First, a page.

Now what happens if you don’t have an emergency fund and some health item described above is required or perhaps you have to fly across the country for a family emergency? What if a parent is dying or in severe health and you need to see them now, perhaps before they are gone forever?
I would think this is a case that would justify using a credit card to pay for a trip and carrying a balance; that is only if you could not pay it off immediately. This might be the last time to see a relative or friend, which in my opinion would be well worth the expense. The same consideration should be considered for funerals of dear friends or close family.
5- Buying investment real estate
There is one last use of credit that I consider an appropriate time to take on debt – that would be buying real estate as an investment. I have built a passive income investment by purchasing residential real estate for the business purpose of leasing those properties to tenants.
This is a classic way of leveraging debt or OPM (Other People’s Money) to purchase an income producing asset. It is critical to do the upfront investigation of the property, carefully analyze the investment return, and allow for multiple contingencies that would include such things as repairs and vacancy rates. (I will definitely get into this as an investment option in future blog posts)
For this type of investment, conventional financing with banks will require 25% – 30% down. The banker will discount the occupancy percentage to allow for vacancies when they arrive at their rental income calculation. Be prepared for that! There are of course other ways of buying real estate without using the traditional bank financing approach and large down payments.
When is debt something we can’t live without?
I described what I felt were 5 categories where it is reasonable to borrow money. When you are young and just starting in your career it would be difficult to purchase a home without years of savings. A medical or other type of emergency could be examples of Murphy’s Law in full force for situations that you might not have been prepared for – but it happens!
I believe that for the majority of those reading, there are only few instances when you should take on debt as a Good debt.
- Student loans: If this is the only way you can go to college and the resulting income you can generate from your work can pay off these loans in 2 – 4 years, then I think this a worthy reason to take on a student loan.
- Your first home: It is very difficult to save enough money to pay cash for your first home. Difficult but not impossible. You are a rare individual if you can do it and I applaud your ability to accomplish that feat! For the rest of us, I think a mortgage is a necessary evil that we should attempt to pay off as quickly as possible.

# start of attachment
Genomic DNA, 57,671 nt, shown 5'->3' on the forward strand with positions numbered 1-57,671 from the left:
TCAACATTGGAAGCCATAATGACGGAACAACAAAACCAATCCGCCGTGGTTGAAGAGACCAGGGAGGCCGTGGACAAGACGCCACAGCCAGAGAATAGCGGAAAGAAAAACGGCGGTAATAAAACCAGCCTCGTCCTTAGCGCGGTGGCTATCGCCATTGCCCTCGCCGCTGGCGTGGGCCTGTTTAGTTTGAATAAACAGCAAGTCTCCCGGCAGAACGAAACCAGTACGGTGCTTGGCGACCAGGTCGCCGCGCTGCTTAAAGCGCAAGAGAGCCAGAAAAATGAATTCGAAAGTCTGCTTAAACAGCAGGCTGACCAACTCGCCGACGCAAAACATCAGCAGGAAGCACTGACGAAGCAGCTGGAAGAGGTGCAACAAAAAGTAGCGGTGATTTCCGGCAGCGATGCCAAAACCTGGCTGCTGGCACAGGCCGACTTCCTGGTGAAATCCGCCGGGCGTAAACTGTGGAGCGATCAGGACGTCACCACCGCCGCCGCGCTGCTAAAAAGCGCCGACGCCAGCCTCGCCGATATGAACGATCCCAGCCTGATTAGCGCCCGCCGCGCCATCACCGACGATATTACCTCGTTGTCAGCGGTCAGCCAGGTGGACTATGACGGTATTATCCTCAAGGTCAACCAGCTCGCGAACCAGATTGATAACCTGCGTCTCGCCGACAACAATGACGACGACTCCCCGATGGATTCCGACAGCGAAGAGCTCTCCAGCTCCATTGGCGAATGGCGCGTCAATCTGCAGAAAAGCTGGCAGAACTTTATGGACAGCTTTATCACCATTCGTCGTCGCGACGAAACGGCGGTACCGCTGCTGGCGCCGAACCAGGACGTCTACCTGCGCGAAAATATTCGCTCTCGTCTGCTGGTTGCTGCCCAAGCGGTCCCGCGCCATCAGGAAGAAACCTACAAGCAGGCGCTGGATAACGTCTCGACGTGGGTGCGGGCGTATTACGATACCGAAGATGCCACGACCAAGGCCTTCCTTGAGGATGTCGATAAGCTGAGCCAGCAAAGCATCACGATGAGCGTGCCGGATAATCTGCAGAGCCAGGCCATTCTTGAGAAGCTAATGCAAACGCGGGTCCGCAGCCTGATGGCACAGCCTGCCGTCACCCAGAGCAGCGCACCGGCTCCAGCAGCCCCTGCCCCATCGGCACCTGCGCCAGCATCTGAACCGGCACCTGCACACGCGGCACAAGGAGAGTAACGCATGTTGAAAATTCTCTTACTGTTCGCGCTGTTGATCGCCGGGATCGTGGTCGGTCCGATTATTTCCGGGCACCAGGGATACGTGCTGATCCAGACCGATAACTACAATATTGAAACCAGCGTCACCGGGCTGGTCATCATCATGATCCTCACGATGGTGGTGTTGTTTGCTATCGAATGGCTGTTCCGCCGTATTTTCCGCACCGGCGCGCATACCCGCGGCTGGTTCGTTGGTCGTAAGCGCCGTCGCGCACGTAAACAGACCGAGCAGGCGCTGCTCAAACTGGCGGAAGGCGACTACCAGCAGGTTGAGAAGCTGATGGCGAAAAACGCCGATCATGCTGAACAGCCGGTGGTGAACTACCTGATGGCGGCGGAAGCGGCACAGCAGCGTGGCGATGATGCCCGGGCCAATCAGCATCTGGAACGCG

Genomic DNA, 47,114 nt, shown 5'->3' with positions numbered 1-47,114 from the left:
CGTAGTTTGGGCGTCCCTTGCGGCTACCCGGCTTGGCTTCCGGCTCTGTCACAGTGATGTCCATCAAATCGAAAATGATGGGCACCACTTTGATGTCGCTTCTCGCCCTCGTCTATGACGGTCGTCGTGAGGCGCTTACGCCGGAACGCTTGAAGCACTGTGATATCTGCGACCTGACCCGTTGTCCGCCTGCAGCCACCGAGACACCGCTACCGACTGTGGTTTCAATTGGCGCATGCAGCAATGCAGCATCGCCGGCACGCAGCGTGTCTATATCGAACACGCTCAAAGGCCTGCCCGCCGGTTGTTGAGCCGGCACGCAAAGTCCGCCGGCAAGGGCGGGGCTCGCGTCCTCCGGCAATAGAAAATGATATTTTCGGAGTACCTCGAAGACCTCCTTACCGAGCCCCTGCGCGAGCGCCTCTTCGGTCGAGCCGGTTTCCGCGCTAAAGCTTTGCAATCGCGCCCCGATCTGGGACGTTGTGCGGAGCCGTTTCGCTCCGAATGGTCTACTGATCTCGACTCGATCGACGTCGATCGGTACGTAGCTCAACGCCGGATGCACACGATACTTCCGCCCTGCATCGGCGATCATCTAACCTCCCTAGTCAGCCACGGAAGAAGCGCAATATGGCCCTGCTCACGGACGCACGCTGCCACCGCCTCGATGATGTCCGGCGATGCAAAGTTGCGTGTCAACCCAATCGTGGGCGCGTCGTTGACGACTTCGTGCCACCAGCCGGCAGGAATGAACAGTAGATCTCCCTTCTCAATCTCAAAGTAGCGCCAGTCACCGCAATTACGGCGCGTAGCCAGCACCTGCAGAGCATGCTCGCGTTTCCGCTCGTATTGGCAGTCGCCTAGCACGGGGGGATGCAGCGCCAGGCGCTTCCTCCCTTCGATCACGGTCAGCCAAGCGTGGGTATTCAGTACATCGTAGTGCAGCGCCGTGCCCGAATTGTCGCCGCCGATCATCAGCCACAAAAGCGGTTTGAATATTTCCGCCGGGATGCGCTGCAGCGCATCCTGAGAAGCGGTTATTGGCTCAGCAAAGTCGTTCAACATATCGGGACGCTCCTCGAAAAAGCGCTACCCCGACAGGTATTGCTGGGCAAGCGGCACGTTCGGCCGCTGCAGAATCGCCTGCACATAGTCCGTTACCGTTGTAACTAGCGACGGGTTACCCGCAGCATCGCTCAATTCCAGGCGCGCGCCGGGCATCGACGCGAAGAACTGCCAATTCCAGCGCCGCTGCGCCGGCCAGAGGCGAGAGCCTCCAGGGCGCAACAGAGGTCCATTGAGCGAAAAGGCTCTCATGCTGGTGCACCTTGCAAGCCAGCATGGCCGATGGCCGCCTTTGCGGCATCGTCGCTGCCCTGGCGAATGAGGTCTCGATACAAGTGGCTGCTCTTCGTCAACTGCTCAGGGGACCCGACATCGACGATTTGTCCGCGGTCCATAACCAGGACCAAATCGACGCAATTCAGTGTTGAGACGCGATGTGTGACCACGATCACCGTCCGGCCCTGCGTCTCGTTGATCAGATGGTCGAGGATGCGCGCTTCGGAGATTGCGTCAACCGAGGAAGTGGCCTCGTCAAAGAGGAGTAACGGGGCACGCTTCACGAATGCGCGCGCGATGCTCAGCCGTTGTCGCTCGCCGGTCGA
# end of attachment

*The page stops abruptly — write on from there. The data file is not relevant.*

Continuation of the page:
- A rental property: Again, very difficult but not impossible to pay cash. Paula over at Afford Anything paid cash for her last rental property purchase. That is a great place to be, however just like me, her first purchased was financed too! 🙂
Notice I did not mention it was necessary to borrow money for a car? I certainly have done that with most of the cars I have bought in my lifetime. In most cases I paid them off anywhere from as soon as 6 months to as long as 3 years. If I had to do it over again, I would have only paid cash and invested the difference. This would be an example of a much bigger “Reverse Latte Factor” savings strategy that would have had a big impact on my long term net worth.
Minimize your Good Debt and destroy your Bad Debt
I would recommend that you should avoid incurring new debt for purchases that can be saved for in a reasonable time period. So you want the new big screen TV and surround sound system – right? No problem, just save for it and then charge it on your credit card for the points/miles/warranty, then pay it off in full when the bill arrives. In fact you should have it automatically deducting from your bank account anyway; to avoid paying late, missing a payment, or not paying in full each month.
Consider only taking on debt that shows a ROI. Some examples would be building equity in your personal home, an education, or a real estate investment. The investment real estate is an excellent example of leveraging OPM when you purchase the right property. Of course if needed, borrow for a health or family issue. Do this only if it is really an emergency.
At this point in my life, it is nice to have no debt obligations except for some rental real estate. This helps reduce my cost of living significantly by not having personal debt that goes with monthly principal and interest payments. If you make a similar choice, this will have a major impact on your finances for years to come. It would certainly make it much simpler to reach a point earlier in your financial independence journey as opposed to later, where the amount of your passive income is enough to pay for your current lifestyle!
Can you think of any other categories of debt not mentioned here that should be considered Good Debt? Have you noticed your opinion on the use of credit and debt change as you have grown older and wiser?